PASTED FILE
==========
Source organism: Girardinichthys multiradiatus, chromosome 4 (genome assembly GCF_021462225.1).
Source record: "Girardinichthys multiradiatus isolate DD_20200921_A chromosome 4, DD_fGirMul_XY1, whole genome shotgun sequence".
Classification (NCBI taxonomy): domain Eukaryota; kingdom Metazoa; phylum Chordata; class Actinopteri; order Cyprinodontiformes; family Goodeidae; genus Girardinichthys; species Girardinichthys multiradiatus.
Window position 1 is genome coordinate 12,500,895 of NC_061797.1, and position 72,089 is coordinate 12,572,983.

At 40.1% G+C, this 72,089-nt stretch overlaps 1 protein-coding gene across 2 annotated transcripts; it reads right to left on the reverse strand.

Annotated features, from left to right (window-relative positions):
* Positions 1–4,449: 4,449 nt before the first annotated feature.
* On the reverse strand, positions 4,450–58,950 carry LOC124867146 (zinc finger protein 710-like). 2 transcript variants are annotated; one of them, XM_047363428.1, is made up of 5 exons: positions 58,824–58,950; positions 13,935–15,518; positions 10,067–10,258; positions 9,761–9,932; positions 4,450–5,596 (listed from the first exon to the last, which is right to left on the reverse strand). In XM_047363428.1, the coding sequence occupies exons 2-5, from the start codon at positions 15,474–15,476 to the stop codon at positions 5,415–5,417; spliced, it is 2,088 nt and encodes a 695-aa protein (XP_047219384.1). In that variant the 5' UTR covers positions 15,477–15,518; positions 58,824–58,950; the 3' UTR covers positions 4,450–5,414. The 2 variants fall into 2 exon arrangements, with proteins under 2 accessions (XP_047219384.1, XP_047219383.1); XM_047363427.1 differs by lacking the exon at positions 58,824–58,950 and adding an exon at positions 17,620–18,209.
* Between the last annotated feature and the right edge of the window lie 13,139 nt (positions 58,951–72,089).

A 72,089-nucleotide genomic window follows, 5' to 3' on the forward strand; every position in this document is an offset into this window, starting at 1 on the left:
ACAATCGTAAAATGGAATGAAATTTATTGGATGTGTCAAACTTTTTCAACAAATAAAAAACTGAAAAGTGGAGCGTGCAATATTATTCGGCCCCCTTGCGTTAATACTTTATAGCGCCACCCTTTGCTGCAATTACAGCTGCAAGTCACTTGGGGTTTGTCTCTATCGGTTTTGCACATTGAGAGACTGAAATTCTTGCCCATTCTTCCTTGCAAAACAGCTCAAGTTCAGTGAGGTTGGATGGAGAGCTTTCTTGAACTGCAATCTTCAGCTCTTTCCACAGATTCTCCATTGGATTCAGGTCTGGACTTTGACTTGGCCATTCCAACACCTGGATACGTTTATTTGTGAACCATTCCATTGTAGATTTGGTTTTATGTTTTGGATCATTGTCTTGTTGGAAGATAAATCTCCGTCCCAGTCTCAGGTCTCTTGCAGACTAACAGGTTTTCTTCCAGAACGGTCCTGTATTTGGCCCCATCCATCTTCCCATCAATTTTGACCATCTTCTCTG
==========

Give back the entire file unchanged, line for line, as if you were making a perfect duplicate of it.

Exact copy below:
Source organism: Girardinichthys multiradiatus, chromosome 4 (genome assembly GCF_021462225.1).
Source record: "Girardinichthys multiradiatus isolate DD_20200921_A chromosome 4, DD_fGirMul_XY1, whole genome shotgun sequence".
Classification (NCBI taxonomy): domain Eukaryota; kingdom Metazoa; phylum Chordata; class Actinopteri; order Cyprinodontiformes; family Goodeidae; genus Girardinichthys; species Girardinichthys multiradiatus.
Window position 1 is genome coordinate 12,500,895 of NC_061797.1, and position 72,089 is coordinate 12,572,983.

At 40.1% G+C, this 72,089-nt stretch overlaps 1 protein-coding gene across 2 annotated transcripts; it reads right to left on the reverse strand.

Annotated features, from left to right (window-relative positions):
* Positions 1–4,449: 4,449 nt before the first annotated feature.
* On the reverse strand, positions 4,450–58,950 carry LOC124867146 (zinc finger protein 710-like). 2 transcript variants are annotated; one of them, XM_047363428.1, is made up of 5 exons: positions 58,824–58,950; positions 13,935–15,518; positions 10,067–10,258; positions 9,761–9,932; positions 4,450–5,596 (listed from the first exon to the last, which is right to left on the reverse strand). In XM_047363428.1, the coding sequence occupies exons 2-5, from the start codon at positions 15,474–15,476 to the stop codon at positions 5,415–5,417; spliced, it is 2,088 nt and encodes a 695-aa protein (XP_047219384.1). In that variant the 5' UTR covers positions 15,477–15,518; positions 58,824–58,950; the 3' UTR covers positions 4,450–5,414. The 2 variants fall into 2 exon arrangements, with proteins under 2 accessions (XP_047219384.1, XP_047219383.1); XM_047363427.1 differs by lacking the exon at positions 58,824–58,950 and adding an exon at positions 17,620–18,209.
* Between the last annotated feature and the right edge of the window lie 13,139 nt (positions 58,951–72,089).

A 72,089-nucleotide genomic window follows, 5' to 3' on the forward strand; every position in this document is an offset into this window, starting at 1 on the left:
ACAATCGTAAAATGGAATGAAATTTATTGGATGTGTCAAACTTTTTCAACAAATAAAAAACTGAAAAGTGGAGCGTGCAATATTATTCGGCCCCCTTGCGTTAATACTTTATAGCGCCACCCTTTGCTGCAATTACAGCTGCAAGTCACTTGGGGTTTGTCTCTATCGGTTTTGCACATTGAGAGACTGAAATTCTTGCCCATTCTTCCTTGCAAAACAGCTCAAGTTCAGTGAGGTTGGATGGAGAGCTTTCTTGAACTGCAATCTTCAGCTCTTTCCACAGATTCTCCATTGGATTCAGGTCTGGACTTTGACTTGGCCATTCCAACACCTGGATACGTTTATTTGTGAACCATTCCATTGTAGATTTGGTTTTATGTTTTGGATCATTGTCTTGTTGGAAGATAAATCTCCGTCCCAGTCTCAGGTCTCTTGCAGACTAACAGGTTTTCTTCCAGAACGGTCCTGTATTTGGCCCCATCCATCTTCCCATCAATTTTGACCATCTTCTCTG